Story by Stephanie Miceli — April 10, 2019
From revolutionizing cancer care to modeling the economic impact of climate change, recent winners of Nobel and Kavli Prizes have explored virtually every angle of science.
On Tuesday afternoon and evening, 10 of these esteemed individuals were honored by the National Academy of Sciences (NAS) at events on Capitol Hill and at the NAS building.
NAS President Marcia McNutt kicked off the reception held in the Rotunda of the U.S. Capitol and co-hosted by U.S. Senators Lamar Alexander (R-Tenn.) and Christopher Coons (D-Del.).
McNutt applauded the laureates’ scientific achievements, their creativity, and their advancement of human knowledge. “Because of the vibrant research ecosystem here that supports young scientists and gives them the freedom to push the boundaries of human understanding, they were able to achieve the pinnacle of their life’s work in the U.S.,” she said.
Following her remarks, Kelvin Droegemeier, director of the White House Office of Science and Technology Policy, added that in order for the U.S. to retain its competitive edge in science and technology, there needs to be enduring and reliable support for research from both sides of the aisle.
“You provide a beacon of leadership in the U.S.,” Droegemeier told the laureates. “We want to be an enterprise that’s worthy of your accomplishments — because science anywhere is good for science everywhere,” he said.
The co-hosts, Senators Alexander and Coons, also addressed the group.
Senator Alexander said “part of the joy in serving in public life” is playing a role in supporting “breathtaking advances in science and technology.”
Senator Coons, who credited his Republican colleague for being a “true champion of science,” remarked that federal investment in fundamental science and human capital has created numerous jobs and returned taxpayer money “many, many times over.” He added, the work of these 10 laureates alone has “awarded Americans with new discoveries,” such as the CRISPR gene editing tool, the detection of gravitational waves, and breakthroughs in human hearing.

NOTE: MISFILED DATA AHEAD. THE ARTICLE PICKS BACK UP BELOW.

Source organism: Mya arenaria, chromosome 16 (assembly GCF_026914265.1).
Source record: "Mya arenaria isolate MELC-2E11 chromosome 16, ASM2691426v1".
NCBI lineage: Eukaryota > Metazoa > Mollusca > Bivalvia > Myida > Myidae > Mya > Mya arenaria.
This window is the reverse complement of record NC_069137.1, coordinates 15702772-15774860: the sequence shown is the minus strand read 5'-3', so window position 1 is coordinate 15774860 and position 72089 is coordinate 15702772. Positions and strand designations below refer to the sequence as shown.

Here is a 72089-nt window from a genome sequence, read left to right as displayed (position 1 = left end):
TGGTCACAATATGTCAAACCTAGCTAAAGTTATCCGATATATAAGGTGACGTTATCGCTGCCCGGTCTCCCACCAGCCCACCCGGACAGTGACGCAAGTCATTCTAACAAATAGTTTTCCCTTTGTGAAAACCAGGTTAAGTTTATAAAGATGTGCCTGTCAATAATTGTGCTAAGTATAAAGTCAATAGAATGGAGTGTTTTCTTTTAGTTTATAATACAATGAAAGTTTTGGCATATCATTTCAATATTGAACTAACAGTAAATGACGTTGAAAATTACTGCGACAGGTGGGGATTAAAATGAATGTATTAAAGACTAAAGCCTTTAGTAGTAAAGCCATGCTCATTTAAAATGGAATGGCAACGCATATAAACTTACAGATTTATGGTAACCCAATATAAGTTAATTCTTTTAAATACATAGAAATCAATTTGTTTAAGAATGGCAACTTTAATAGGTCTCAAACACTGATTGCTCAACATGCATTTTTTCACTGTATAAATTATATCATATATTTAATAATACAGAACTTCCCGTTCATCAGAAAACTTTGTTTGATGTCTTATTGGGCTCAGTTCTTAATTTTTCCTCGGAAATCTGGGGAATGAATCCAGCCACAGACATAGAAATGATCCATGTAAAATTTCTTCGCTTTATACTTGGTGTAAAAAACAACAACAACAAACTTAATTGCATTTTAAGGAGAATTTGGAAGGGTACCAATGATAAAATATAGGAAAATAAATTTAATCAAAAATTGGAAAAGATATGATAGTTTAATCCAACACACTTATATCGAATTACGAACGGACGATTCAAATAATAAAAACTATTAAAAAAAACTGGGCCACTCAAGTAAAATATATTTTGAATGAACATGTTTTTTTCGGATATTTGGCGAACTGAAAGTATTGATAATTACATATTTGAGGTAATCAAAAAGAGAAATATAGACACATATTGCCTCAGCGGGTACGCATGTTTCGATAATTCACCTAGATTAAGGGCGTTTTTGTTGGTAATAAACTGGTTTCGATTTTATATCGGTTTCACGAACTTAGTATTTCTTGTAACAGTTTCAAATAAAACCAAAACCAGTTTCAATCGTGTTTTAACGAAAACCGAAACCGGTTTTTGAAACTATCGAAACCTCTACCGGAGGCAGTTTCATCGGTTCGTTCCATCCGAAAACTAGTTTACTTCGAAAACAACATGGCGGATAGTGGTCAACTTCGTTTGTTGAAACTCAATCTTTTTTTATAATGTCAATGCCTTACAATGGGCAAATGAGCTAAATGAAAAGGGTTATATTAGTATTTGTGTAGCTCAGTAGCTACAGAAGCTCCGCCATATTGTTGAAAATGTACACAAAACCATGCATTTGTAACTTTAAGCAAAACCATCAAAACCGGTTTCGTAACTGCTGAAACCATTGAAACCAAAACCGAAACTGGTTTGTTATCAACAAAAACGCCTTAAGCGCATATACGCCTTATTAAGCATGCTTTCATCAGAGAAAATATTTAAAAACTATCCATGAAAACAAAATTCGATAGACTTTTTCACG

Later in the evening, the attendees headed to the NAS building for a panel discussion with the laureates, facilitated by Mariette DiChristina, editor-in-chief of Scientific American. DiChristina asked the panel to address several topics, including “big science versus small science,” the barriers to using certain innovations in clinical settings, the concept of open data sharing, and what drives their work.
For many, the distinction of winning a Nobel or Kavli represents a career high point. It comes with tremendous prestige and an unspoken responsibility to be an ambassador for science — not only among their colleagues but also in their communities and even in elementary school classrooms.
“These prizes [Nobel and Kavli] are not about you. These prizes are given to science. It’s about bringing science to other people and the chance to share it with the whole world,” said Frances Arnold, who was awarded the 2018 Nobel Prize in chemistry.
This special event recognizes the importance the NAS places on championing and catalyzing the transformative work of scientists from the U.S. and from every corner of the world.
The honorees were:
Left to right: Victor Dzau, president of the National Academy of Medicine; William Nordhaus; A. James Hudspeth; Frances Arnold; Marcia McNutt, president of the National Academy of Sciences; Sen. Chris Coons; Arthur Ashkin (seated); Robert Fettiplace; George Smith; James Allison; Paul Romer; Jennifer Doudna; Robert Conn, president and CEO of the Kavli Foundation (not pictured: Sen. Lamar Alexander and Rainer Weiss)